The whole village mourns when General O'Leary, owner of a hunting estate in South Ireland, is killed in an accident. His nephew, Jasper O'Leary, takes over the state and soon has aroused ... See full summary »
Yvonne De Carlo,
A man walks down the exterior staircase of building of flats; he's dressed to go out, taking care to wrap a scarf around his neck. He pauses as he passes a small window that's about eye ... See full summary »
In waning winter light, a doll maker works in his shop, a kerosene lamp beside him, a jumble of dolls and doll parts, whole and broken, surrounding him. There are noises, too: a cuckoo ... See full summary »
Vivi (Britta Hammelstein) is exhausted. Actually, she is about to become an attorney and to move in together with her boyfriend Adam (Golo Euler), but somehow, she is stuck. She tries to ... See full synopsis »
Bernadette Sophie Knoller
Incorporating innovative filming techniques--such as slow-motion, close-ups, underwater takes, and freeze frames--in his avant-garde sport short film, Jean Vigo approaches the seemingly trite subject of swimming with an almost poetic sensitivity. Attempting to capture on film the intricate anatomy of a strong first-class athlete, the French director brings to the foreground the celebrated-of-his-epoch French Olympic swimming champion, Jean Taris, as the silver medallist's strong and flexible limbs propel him through the aqueous substance. What's it like to be the king of the water?Written by
Jean Vigo takes a short time of our lives to present something that impresses us for a long time with the short documentary "Taris, roi de l'eau" and he does that with a boundless simplicity. In ten minutes, he presents Taris, a famous swimmer showing the different swimming techniques and Vigo's camera gives us details on the movements of the swimmer on the water, everything very impressive.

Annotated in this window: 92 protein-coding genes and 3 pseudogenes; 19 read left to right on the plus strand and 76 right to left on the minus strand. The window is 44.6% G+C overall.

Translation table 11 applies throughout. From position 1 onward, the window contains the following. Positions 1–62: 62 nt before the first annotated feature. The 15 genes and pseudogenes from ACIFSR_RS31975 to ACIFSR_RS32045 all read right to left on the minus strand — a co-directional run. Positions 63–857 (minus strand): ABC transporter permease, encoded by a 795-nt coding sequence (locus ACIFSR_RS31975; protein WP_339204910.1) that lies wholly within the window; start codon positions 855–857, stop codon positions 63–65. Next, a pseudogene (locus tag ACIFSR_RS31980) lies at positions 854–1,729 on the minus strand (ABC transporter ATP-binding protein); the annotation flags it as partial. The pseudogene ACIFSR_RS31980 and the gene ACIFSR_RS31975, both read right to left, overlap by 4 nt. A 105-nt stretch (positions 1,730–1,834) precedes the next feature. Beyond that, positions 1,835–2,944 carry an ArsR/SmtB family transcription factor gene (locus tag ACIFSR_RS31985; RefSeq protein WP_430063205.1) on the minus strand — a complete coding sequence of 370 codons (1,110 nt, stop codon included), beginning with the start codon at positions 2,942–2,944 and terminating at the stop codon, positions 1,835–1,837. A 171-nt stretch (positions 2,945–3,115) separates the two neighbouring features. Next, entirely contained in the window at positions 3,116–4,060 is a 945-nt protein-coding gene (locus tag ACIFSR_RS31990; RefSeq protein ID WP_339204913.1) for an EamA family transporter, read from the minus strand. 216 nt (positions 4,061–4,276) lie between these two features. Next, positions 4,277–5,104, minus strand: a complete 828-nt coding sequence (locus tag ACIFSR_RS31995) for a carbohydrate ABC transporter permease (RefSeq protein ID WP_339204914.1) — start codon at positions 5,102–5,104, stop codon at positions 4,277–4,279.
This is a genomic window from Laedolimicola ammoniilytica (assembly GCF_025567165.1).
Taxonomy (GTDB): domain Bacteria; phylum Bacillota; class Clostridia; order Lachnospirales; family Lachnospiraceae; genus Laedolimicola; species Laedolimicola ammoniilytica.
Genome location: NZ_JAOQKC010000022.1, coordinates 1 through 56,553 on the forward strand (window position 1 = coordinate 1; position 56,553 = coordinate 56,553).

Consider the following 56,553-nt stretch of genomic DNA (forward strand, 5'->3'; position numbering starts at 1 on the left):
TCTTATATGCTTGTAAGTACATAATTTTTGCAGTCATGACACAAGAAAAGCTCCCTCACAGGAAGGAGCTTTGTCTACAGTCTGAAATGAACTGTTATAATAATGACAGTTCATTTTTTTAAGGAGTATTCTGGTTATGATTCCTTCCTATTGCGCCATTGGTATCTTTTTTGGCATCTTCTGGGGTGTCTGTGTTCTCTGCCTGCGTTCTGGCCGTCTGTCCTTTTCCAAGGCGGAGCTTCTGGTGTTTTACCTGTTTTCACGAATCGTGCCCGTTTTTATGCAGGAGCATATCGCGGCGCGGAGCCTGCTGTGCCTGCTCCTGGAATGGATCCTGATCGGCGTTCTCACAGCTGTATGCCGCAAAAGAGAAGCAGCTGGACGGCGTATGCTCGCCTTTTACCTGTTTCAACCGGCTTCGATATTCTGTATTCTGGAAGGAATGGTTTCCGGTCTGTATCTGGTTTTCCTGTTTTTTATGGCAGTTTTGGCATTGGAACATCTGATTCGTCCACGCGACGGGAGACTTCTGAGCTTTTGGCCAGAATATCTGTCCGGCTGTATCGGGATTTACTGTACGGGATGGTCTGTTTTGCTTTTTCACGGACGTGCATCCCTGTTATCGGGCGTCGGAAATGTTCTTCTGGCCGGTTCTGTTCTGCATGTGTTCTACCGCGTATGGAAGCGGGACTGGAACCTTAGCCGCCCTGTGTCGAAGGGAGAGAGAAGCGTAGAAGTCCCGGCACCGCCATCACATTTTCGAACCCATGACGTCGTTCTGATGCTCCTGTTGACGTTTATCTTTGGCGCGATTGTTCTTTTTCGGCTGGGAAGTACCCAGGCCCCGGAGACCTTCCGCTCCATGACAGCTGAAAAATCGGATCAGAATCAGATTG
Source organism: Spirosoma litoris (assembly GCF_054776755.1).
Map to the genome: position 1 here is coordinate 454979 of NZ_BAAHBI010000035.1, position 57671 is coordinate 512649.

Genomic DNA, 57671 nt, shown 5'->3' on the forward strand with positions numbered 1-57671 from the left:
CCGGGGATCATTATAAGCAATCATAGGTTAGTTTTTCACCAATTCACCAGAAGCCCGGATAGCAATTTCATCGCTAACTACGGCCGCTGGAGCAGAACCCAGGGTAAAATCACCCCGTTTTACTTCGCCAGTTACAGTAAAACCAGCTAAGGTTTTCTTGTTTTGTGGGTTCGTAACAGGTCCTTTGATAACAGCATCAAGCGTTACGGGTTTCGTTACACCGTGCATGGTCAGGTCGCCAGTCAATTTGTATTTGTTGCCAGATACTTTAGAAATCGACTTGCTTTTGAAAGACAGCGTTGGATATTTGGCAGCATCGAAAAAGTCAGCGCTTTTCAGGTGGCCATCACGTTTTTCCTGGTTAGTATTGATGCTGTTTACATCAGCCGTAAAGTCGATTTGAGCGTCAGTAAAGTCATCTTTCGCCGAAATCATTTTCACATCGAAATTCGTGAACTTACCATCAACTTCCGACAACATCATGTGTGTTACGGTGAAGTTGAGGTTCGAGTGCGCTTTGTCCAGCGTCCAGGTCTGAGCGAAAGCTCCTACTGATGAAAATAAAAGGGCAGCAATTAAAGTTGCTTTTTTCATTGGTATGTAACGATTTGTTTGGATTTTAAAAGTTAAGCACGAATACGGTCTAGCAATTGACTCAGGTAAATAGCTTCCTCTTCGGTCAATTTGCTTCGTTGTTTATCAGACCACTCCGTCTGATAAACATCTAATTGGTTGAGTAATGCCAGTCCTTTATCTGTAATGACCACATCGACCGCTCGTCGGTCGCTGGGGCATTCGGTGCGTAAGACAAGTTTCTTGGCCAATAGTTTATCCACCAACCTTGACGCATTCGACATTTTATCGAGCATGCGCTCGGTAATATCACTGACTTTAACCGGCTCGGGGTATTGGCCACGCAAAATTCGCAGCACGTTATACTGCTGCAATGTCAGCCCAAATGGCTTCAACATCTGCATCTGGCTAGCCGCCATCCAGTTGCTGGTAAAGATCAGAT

The ordinary viewer will find nothing special about it but to me I find quite interesting the way images of a not so simple act has the ability of being translated to the screen in a enormous facility, swimming looks so easy (yeah, of course he's a trained swimmer but still) and it really makes you want to get out and swim for a while. It's that impressive, it's that beautiful. Some of the techniques Vigo used here like reversing the image backwards when the swimmer is jumping on the pool were very innovative at the time and quite funny now, but even so it's cool to see it.
Considering that today's short films have more substance and more things to present, and with all these advantage sometimes they fail to really grab our attention even for five minutes is that I look back to something like "Taris, roi de l'eau" ("Taris, King of the Water") and I think how moved and impressed I was with such a simple work of art. That's the role of art in everything: take the most ordinary thing of life and make of it something beautiful. Vigo really did it here. 10/10
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